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T-Bone was our camp cook when we went on the trail, whiskered an' b-grizzled with a wit that never failed. He took no guff from anyone, not even the boss man, 'cause he controlled his eaten too when he rattled those tin pans. He made bakin' powder biscuits 'n beans most ever' day, an' swore the meal was hardy an' kept hunger pains away. He always brewed black coffee, you could cut it with a knife, an' had a squaw he took along, he claimed she was his wife. We'd cross wide open prairie an' ford the ragin' stream, while T-Bone would maneuver that bedraggled two-mule team. Chuck wagon, he kept well supplied, not only with our grub, but also with some medicines, liniments, an' rub. He allowed we tie our horses to the wagon wheels to eat, if we was still on duty, an' not long upon our feet. That cook was most obligin' in the middle of a storm, he'd break out extra blankets just to try an' keep us warm. Sometimes we'd get to teasin' an' call him Mother Hen, 'cause he always was a fussin' an' keepin' track a men. They say ol' T-Bone's mother was a barroom girl from town, an' he never had no daddy, at least, none come around. But he musta had some learnin' 'bout the good Lord up above 'cause our cooky was a Godly man that filled his heart with love. We laid the man to rest today an' many tears was shed, 'cause ever'one loved T-Bone, an' hate the fact he's dead.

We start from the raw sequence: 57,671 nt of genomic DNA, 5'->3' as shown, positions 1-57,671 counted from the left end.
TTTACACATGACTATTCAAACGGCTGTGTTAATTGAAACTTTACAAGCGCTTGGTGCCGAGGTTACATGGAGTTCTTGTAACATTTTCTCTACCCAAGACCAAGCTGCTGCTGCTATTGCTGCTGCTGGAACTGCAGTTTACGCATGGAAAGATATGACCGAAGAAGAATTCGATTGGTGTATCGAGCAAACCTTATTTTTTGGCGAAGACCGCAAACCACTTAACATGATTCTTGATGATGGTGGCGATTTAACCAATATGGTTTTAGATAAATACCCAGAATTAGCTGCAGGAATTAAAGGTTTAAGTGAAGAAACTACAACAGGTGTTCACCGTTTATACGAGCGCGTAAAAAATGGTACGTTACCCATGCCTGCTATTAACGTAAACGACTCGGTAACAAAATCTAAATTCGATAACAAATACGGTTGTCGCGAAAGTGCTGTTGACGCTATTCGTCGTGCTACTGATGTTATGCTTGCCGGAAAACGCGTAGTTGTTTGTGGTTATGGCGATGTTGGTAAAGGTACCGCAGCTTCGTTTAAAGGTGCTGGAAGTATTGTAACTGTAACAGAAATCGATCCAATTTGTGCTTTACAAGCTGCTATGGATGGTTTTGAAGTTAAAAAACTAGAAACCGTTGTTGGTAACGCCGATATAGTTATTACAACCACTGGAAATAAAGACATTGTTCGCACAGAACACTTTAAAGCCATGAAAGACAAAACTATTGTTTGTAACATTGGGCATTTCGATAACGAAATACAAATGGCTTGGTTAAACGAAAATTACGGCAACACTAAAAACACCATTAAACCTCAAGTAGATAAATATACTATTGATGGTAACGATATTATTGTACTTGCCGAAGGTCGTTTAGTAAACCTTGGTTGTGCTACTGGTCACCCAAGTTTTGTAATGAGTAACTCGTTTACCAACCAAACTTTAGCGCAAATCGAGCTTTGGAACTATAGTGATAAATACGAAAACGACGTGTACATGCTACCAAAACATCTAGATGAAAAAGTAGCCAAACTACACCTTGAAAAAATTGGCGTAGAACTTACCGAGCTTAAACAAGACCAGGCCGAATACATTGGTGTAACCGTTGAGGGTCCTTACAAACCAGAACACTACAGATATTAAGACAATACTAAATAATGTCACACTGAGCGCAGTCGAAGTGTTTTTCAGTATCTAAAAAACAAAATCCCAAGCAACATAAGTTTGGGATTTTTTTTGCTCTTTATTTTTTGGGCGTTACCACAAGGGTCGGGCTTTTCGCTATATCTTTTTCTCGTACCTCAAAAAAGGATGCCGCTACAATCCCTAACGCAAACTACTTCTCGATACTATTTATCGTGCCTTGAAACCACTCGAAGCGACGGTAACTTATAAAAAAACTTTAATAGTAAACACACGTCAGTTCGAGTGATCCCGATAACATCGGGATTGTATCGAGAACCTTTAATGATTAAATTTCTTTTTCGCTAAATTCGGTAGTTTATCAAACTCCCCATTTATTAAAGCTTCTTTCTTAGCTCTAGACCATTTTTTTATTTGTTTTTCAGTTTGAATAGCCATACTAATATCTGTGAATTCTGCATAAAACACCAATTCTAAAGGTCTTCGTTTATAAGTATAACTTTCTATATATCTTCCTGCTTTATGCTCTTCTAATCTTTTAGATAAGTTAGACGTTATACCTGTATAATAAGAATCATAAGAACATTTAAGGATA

Copyright © | Year Posted 2005

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